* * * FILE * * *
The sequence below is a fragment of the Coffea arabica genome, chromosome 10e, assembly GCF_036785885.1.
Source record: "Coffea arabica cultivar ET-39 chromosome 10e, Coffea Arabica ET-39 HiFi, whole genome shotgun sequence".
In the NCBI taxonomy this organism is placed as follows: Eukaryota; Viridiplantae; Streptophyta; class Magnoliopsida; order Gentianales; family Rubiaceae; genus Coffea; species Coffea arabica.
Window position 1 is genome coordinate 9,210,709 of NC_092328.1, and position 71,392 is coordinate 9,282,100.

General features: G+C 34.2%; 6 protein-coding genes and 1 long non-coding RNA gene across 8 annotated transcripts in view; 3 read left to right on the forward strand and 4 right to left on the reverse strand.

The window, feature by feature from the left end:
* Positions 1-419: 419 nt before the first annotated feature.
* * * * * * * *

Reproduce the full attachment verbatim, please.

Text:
The sequence below is a fragment of the Coffea arabica genome, chromosome 10e, assembly GCF_036785885.1.
Source record: "Coffea arabica cultivar ET-39 chromosome 10e, Coffea Arabica ET-39 HiFi, whole genome shotgun sequence".
In the NCBI taxonomy this organism is placed as follows: Eukaryota; Viridiplantae; Streptophyta; class Magnoliopsida; order Gentianales; family Rubiaceae; genus Coffea; species Coffea arabica.
Window position 1 is genome coordinate 9,210,709 of NC_092328.1, and position 71,392 is coordinate 9,282,100.

General features: G+C 34.2%; 6 protein-coding genes and 1 long non-coding RNA gene across 8 annotated transcripts in view; 3 read left to right on the forward strand and 4 right to left on the reverse strand.

The window, feature by feature from the left end:
* Positions 1-419: 419 nt before the first annotated feature.